Karen O’Leonard’s excellent post on the Bersin Blog is titled “Building Expertise through Continuous Training” Among other things, she noted how Autonation reaped significant productivity and sales gains from changes to its training program. The company changed from a single, five-day program to shorter sessions spaced out over weeks. Between sessions, new sales trainees work with an assigned mentor.
There’s lots of talk today about technology and how we can provide “on demand” learning. This is good, but it shouldn’t make us forget that there are things we can do to improve the quality of learning. We can reap benefits by putting more line people into the training process, if we do it the right way.
O’Leonard’s “mentors” sparked memories for me of one of the most effective training initiatives ever: The San Jose Model Field Training Officer Program. The basic model was developed in the San Jose, California police department between 1970 and 1973. Since then it has been modified and adopted in various forms by law enforcement agencies all over the world. Glenn Kaminsky, one of the original developers of the program, received a Lifetime Achievement Award from the American Society of Law Enforcement Trainers for his work on the system.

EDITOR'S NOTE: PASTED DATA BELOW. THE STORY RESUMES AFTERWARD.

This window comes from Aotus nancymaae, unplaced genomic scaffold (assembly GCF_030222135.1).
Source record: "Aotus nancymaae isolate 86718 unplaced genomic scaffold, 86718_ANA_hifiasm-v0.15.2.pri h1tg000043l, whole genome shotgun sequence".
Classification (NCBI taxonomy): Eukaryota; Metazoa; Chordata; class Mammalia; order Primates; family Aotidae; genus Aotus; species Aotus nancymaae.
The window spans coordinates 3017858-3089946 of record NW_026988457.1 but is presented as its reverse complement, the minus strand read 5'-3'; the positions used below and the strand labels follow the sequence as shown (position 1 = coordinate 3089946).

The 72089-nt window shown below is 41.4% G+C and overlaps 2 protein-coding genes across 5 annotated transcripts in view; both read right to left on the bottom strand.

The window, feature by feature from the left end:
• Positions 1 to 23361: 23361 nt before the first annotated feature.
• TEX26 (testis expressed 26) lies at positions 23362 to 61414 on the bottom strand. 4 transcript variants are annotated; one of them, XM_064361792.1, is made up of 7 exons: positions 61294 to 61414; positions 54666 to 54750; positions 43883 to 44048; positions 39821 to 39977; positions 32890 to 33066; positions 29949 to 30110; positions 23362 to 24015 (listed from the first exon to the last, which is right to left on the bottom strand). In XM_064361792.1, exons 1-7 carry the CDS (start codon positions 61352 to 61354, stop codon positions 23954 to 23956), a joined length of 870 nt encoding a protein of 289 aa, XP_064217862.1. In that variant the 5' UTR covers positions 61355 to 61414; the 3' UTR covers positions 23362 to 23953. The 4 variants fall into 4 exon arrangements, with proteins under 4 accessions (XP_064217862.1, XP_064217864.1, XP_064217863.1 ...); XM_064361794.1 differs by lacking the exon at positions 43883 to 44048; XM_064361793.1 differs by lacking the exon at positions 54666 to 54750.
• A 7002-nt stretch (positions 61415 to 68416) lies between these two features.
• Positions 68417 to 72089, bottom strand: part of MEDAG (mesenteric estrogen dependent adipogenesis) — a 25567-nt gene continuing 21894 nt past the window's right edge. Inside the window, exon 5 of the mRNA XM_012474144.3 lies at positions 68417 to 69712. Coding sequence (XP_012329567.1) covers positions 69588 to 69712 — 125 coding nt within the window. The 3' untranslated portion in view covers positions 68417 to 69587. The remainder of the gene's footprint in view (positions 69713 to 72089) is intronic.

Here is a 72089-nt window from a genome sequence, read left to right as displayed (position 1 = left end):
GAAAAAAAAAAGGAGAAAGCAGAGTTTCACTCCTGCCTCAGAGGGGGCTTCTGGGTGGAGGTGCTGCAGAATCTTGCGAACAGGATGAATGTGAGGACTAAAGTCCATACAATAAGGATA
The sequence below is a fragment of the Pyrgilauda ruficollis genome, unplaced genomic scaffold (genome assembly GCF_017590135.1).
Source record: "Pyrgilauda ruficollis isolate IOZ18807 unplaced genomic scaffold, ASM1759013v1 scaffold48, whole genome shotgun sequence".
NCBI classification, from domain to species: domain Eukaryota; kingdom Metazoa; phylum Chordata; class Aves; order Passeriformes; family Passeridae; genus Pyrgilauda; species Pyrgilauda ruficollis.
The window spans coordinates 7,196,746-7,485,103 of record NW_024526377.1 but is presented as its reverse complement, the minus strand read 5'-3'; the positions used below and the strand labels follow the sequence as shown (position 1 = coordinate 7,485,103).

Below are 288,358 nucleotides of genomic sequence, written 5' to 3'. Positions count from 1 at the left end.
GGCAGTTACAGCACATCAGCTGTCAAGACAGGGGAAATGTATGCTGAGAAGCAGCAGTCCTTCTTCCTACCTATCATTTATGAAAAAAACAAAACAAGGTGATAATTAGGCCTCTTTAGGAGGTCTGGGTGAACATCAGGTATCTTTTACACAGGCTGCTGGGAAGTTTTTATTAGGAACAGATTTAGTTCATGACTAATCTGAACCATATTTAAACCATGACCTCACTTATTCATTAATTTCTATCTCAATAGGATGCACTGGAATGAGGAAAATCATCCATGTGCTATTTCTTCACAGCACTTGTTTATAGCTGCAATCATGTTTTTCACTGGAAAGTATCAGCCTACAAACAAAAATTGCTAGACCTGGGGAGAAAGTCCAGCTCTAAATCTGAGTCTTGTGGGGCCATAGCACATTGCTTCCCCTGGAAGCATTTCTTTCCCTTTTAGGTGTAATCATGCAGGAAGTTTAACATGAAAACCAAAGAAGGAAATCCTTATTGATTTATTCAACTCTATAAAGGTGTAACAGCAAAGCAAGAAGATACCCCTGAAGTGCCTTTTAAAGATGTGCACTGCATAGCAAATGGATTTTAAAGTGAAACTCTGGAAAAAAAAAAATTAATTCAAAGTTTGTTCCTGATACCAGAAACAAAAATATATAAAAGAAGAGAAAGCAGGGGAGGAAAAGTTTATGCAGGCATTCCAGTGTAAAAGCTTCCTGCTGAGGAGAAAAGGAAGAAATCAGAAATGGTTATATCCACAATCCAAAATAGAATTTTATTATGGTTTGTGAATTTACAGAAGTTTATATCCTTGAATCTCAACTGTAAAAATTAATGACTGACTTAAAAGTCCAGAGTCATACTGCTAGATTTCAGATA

What’s all the fuss about? The program was developed to help new police officers bridge the gap between classroom training in the police academy and becoming a qualified patrol officer. It also helps agencies evaluate which trainees could do that job and which ones could not.
Today, almost forty years later, the basic concept is still working for police departments and may work for you. Here are the key components.
The program uses validated descriptions of the differences between acceptable and unacceptable performance on key variables. Daily, weekly and monthly summaries of performance are part of the process.
The Field Training Officers (FTOs) who work with the recruits receive training for their role and are supervised in their “trainer” capacity. These are regular patrol officers who have volunteered and been screened. In many agencies, effective Field Training Officers are more likely to be promoted than their peers.
The FTOs (similar to the mentors at Autonation) work closely with the trainee’s supervisor. They communicate regularly and both assess the trainee’s performance.
The system is modified to suit local conditions and changing situations. While the basic program is the same as it was in San Jose in 1973, every agency that uses it, including San Jose, has made changes to it.
Shoulder-to-shoulder learning is especially powerful for complex, knowledge-based jobs. Adding Field Trainers can add a structured form of that learning to your mix and leverage your classroom and technology investments.